Beans and rodents

Dan Johnson
September 2, 2018

The good news is that it's been a good year for pole beans here in the Pacific Northwest - warm spring and hot summer. The bad news is I'm having to fight rodents every step of the way. My harvest has been disappointing, but the rodents are feasting at my expense.

Cutting to the chase: does anyone have any ideas for keeping mice out of my pole beans? Here is a picture of the damage they are doing:

It's hard to grow beans on plants that are stripped of their leaves! I've set out traps, but they spend their time up on the top of the plants and work their way down, so traps at ground level are ineffective. They invade at night from neighboring properties. I set up flood lights but that doesn't seem to deter them. They are too quick for my dog and I don't have a cat.

So, if anyone knows of some sort of deterrent or any other strategy to keep them out of my garden, your advice would be most welcome!


Comments (24)

  • NHBabs z4b-5a NH

    I don’t have an above ground rodent issue, but I do have issues with birds perching on my tomato cages and then pooping on the fruit. I started giving them perches elsewhere in the garden (not suggested for the mice) and fastening Mylar pinwheels to the tomato cages since the combo of movement and shiny is disconcerting to critters. This has totally solved the problem. I get the pinwheels from the dollar store. There might also be Mylar ribbon you could use for this purpose. Is there any breeze in your area at night or perhaps set up a swiveling fan somthey move?

    You might also want to add something sticky in bands on the trellis such a adding a band of material and Tanglefoot (don’t use if you have small birds, especially hummingbirds without a box or other cover over it) or even duct tape sticky side out, again covered. You could also wire a couple of snap traps to set at night in spots where mice will run but birds aren’t likely to perch or cover those. Just leave a small opening for the mice to get in.

  • shuffles_gw

    I was having rats chewing on my starfruit. I strung Tomcat brand mouse blocks up among the branches. These blocks are wax based, waterproof and have a cavity running down the center that can be used to attach them. They worked for me.

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  • Dan Johnson

    Thanks for the prompt responses. Shuffles, I have set out a half dozen of the mouse blocks. The mice appear to prefer bean leaves over the blocks. I don't see any evidence of nibbling on the blocks. NHBabs, I haven't tried shiny ribbons - I'll give that a try, though the winds are very light overnight here. My wife suggested one of those fake owls. That might work, but that may be the last I see of my song birds :(

  • susanzone5 (NY)

    Are you positive this is mouse damage? Have you seen the mice? Rather it looks like damage from a larger animal that can climb your fence like a woodchuck or other mammal larger than a tiny mouse. It also looks like deer browsing. They can getb their large tongues through the fencing. Mice don't eat so much and usually work on the ground in my experience.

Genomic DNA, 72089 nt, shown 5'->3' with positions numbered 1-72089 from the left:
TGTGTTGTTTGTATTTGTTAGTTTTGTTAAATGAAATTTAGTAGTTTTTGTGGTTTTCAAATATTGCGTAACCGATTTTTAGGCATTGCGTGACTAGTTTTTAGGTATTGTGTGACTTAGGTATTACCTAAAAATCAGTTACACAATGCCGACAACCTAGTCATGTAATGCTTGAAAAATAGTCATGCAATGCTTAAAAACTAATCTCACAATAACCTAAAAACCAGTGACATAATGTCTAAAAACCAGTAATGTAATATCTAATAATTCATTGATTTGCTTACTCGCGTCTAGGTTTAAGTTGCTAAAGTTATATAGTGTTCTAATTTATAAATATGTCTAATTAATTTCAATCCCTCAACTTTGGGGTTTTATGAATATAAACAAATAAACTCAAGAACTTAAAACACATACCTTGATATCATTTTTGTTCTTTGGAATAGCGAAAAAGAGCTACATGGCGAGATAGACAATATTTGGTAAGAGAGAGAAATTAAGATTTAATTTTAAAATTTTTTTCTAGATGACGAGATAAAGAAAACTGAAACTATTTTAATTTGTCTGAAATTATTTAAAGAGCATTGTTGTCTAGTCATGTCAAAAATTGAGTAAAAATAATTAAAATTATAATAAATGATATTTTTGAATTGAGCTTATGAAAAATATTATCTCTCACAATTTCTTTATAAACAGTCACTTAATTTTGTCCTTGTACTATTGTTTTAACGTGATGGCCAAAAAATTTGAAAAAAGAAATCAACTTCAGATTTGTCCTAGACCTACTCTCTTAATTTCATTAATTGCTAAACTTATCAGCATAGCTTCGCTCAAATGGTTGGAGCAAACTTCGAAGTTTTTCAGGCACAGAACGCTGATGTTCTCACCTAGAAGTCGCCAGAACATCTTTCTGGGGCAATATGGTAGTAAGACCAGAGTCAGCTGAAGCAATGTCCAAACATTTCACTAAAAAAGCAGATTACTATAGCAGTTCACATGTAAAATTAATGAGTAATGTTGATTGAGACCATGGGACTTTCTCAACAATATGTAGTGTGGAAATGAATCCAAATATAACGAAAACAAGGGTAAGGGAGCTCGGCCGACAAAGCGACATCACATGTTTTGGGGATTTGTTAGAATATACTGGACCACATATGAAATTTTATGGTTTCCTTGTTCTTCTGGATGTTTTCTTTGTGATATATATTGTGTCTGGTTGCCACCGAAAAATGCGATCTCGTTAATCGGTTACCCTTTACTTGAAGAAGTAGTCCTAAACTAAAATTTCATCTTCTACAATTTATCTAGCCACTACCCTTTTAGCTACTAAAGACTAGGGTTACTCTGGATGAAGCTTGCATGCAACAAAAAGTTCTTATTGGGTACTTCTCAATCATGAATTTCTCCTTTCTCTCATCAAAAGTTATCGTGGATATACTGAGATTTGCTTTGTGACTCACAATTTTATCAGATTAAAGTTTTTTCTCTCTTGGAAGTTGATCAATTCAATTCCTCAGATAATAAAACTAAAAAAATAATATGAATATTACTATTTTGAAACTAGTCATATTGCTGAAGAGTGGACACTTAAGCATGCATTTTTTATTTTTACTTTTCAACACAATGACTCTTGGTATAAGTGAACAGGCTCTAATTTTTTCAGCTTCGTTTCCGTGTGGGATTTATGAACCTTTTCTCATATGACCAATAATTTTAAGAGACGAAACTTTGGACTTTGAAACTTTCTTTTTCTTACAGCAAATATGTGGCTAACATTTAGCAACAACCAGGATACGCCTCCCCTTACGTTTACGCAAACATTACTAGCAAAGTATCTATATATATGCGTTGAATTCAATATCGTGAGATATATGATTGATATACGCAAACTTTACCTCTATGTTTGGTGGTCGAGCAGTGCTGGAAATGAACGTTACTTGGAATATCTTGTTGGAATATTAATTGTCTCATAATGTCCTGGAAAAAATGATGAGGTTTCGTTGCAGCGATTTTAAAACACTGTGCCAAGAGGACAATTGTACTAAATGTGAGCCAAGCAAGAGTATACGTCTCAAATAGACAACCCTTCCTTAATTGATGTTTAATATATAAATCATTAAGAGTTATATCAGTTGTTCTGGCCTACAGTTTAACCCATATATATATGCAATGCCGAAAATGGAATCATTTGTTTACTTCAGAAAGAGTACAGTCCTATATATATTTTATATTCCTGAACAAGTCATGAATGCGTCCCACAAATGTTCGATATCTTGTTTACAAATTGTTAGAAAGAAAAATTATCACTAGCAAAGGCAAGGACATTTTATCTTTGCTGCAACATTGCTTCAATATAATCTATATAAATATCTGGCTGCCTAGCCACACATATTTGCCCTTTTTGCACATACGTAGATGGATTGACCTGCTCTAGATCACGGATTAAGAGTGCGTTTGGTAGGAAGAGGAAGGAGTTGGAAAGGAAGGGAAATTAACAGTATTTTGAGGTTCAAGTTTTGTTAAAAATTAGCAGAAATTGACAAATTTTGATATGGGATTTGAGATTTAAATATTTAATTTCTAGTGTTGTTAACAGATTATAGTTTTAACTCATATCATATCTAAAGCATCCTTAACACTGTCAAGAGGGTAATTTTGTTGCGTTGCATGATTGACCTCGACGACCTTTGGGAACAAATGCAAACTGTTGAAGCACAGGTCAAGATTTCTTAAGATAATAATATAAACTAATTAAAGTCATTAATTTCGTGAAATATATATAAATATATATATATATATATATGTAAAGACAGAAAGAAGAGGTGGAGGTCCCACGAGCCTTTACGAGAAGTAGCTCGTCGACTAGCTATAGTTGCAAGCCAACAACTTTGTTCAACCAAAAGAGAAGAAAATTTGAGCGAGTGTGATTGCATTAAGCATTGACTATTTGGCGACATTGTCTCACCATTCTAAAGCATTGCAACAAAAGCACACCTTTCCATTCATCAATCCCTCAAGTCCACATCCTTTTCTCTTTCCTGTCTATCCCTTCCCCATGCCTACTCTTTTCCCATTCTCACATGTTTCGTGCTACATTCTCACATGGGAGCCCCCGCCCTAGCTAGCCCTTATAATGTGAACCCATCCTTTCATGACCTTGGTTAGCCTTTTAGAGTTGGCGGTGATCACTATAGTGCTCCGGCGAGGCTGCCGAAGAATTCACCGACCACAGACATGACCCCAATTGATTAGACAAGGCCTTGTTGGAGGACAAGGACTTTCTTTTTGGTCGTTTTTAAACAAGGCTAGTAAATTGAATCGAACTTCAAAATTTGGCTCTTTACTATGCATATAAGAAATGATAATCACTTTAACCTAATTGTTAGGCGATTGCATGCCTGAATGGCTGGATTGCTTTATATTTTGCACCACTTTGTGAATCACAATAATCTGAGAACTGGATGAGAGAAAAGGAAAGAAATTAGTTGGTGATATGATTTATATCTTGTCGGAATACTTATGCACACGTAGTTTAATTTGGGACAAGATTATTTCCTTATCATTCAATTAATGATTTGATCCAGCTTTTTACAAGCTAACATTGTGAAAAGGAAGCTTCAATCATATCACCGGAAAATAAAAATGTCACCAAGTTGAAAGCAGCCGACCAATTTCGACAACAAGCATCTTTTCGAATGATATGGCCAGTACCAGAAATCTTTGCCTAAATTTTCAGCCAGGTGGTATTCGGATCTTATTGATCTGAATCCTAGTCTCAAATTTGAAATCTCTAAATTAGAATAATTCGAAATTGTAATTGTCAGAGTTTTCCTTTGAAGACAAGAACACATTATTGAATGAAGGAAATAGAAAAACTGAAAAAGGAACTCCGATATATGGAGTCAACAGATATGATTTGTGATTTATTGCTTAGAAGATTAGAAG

The only deterrent I think would work is a havahart trap for a larger animal, electric wiring along the bottom of your fence, and deer/rabbit repellent spray.

  • Dan Johnson

    Susan, that's what's so surprising to me. Yes, I've seen the mice up on the trellis and the dog has chased some of them off.

    I've grown beans for decades in the same general area and my only problems have been squirrels digging up the starts. I've had very limited success with snap traps (2 rats traveling thru to my neighbor's bird feeder and 2 mice over a 10 day span). Lot's of mouse droppings below the trellis. Some of the droppings are on the snap traps, I'm sure just to mock me.

  • Embothrium

    Agree it resembles deer damage. There is even a partly clipped off leaf near the top of the picture, just like deer leave behind.

    Mice run around all over at night, seeing a few on the trellis does not automatically mean they are somehow stripping your beans of their big leaves. If you haven't seen any with leaf parts hanging out of their mouths you have probably been trying to go after them for nothing.

  • zeedman Zone 5 Wisconsin

    Agree with the above. Mice only rarely climb my trellises; and when they do, they are harvesting the bean seeds - not the leaves.

    I just went through a round of rodent elimination, mice were chewing holes in the sides of bean pods in one of my patches to get the seeds within. I put out traps in the area, caught 4 mice the first day, 3 more two days later. Nothing since, and the damage has stopped. At this time of year, mice are beginning to stock up food for the winter, so the victory is probably only temporary... others will move in from the surrounding area. Trap, harvest, repeat.

  • Dan Johnson

    Hey, thanks for all the comments, but... mice, not deer, are doing the damage and that's what's so confusing. I trapped one more of the vermin a couple of nights ago, but they are quite adept at avoiding the traps.

    As you'll see, I'm surrounded by houses and the yard is fully fenced. P.S, cherry tomatoes are growing in the caged area in the foreground. It has stopped the squirrels but not the mice.

  • Mike McGarvey

    I have some friends who have a bird feeder that was attracting mice and rats. Someone suggested a 5 gallon bucket half filled with water and a layer of bacon grease poured on top. The first night they caught a whole family of rats and a mouse. The bucket was placed so they could get on top of it. They scooped them out and buried them. Now they only get one or two a week.

  • catherinet

    I know this is an older post, but I just saw it. I've had luck scaring mice away from various places by using fake owls. You could attach one somewhere on your trellis. It's best to occasionally move it around, so that the mice don't get used to it. I have about 4 plastic fake owls around my property.......several to keep female cardinals from pecking on my windows, and one by my golf cart. The mice got into it once and chewed wires, but since I added the fake owl......no problems. I do have problems at times with mice chewing only the bottom stems of my pole beans. When I had that problem, I would just put some chicken wire fencing around the bottom, and that would help. I've never seen the problem of them eating the tops....but I use galvanized electrical conduit pipes for my trellises. I see you use wood....which they probably have no trouble climbing.

  • joe graham Zone 9 Central Ca.